IndyCar rules in favor of Honda over turbo issue, Chevy to protest


A.J. Foyt " "This ain’t about racin’ this is about politics. It’s about control and this isn’t Chevrolet talking, this is Roger Penske. He’s been like that forever, we all know that.’’

The Chevrolet IZOD INDYCAR series teams aren’t going to boycott Brazil next weekend, but General Motors has filed an official protest on the decision to allow Honda to make a change to its original turbocharger specification.

Honda is being allowed to switch to a new housing on its single turbo for the street race in Sao Paulo.

Honda teams installed the part last weekend at Long Beach but had to change back after it was ultimately denied by INDYCAR officials after Chevrolet engineers got wind of the news and protested vehemently.

Tech chief Will Phillips then said he would study all the information and make a decision this week and there had been talk among the GM teams last weekend that if the turbo was approved they might boycott Brazil or take INDYCAR to court.

Roger Penske, who was instrumental in bringing GM back to Indy car racing this season, reacted angrily to the news of Honda’s off-track victory.

"This is all about integrity and I’m very disappointed in the process,’’ said Penske, whose team has won all three pole positions and races in 2012 with the Ilmor-built Chevrolet.

"All we want is a level playing field and that turbo was not approved. This is ridiculous.’’

But Tony Cotman, who led the new car/engine project for two years, said the team owners don’t know all the facts.

"In the early manufacturer meetings, back in December of 2010, it was agreed that the turbos would be matched as equally as possible,’’ said Cotman. "BorgWarner’s (the company that makes all the turbos for INDYCAR) job was to see that if they weren’t matched, to then fix it.

"The reality is that we didn’t want this to develop into a turbo war and to me this is a non-issue.’’

Chevy’s twin turbos seem to have the edge on Honda’s single turbo coming off the tight corners and one engineer from a Chevy team estimated the new turbo might mean two-tenths of a second at Brazil.

"This ain’t about racin’ this is about politics,’’ said A.J. Foyt, whose ABC Supply team is powered by Honda. "It’s about control and this isn’t Chevrolet talking, this is Roger Penske. He’s been like that forever, we all know that.’’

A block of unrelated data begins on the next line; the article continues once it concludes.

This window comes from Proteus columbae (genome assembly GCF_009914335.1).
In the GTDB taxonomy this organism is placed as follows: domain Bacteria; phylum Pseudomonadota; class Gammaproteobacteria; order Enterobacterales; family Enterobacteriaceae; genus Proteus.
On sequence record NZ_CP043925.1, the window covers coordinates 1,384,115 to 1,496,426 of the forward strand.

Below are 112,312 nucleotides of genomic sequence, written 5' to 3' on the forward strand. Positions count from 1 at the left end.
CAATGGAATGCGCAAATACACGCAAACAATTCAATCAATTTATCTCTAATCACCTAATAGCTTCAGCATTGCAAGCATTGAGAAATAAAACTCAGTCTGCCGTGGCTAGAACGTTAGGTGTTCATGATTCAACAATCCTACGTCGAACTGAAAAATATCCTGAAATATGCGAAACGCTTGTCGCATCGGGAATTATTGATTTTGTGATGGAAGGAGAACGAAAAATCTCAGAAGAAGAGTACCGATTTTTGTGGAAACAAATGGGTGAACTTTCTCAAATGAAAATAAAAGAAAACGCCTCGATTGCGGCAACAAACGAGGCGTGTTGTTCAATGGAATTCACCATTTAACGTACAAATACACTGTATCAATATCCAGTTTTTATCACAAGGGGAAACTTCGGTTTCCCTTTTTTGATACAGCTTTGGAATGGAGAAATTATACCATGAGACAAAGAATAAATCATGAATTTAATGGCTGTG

04/19/12 Be sure to see our article on this story from last weekend, which better describes the position of Honda and of Chevy.

04/19/12 The battle for dominance between Chevy and Honda has now moved into the realm of record keeping and traceable documentation.

As revealed last week, Honda was permitted to affix an up-rated version of the single-turbo BorgWarner units used on its 2.2-liter V6 engines for Long Beach by INDYCAR, only to have the sanctioning body rescind that approval once the Honda teams arrived at the circuit.

The contretemps, as multiple sources have now confirmed, centered on lost minutes from an IndyCar engine Committee (IEC) meeting held back when former 2012 car Project Manager Tony Cotman was in charge.

In that meeting, the series gave verbal affirmation that if any inequities were found between the single- and twin-turbo layouts, the layout with the deficiency would be given concessions to bring it up to match the other system.

Although copious notes were reportedly kept by the series (and the manufacturers present at the meeting), the series’ notes, for whatever reason, were never entered into INDYCAR’s records.

Acting on that verbal promise, and with its own notes from the IEC meeting to support a change, Honda moved to bridge the performance gap it noted with its single-turbo layout, but in a sly bit of gamesmanship, Chevrolet, noting that nothing official had been added to the engine regulations regarding turbo parity, pointed out to the series that the rules did not technically support Honda’s turbo change.

The series conceded at Long Beach, instructing Honda and its 10 teams to revert to its original, less powerful turbo specification.

Will Phillips, INDYCAR’s VP of Technology, inherited the political mess, and after taking some extra time so sort through all of the notes submitted by Honda, has ruled in the manufacturer's favor starting at Brazil.

That Chevy sat in the same IEC meeting where the series said it would support turbo parity (which it would need to rely upon if its twin-turbo layout had proven to be down on power), yet called out the series and Honda for not having gone through the appropriate steps to ratify the rule, seems to establish just how quickly the gloves have come off between the two manufacturers.

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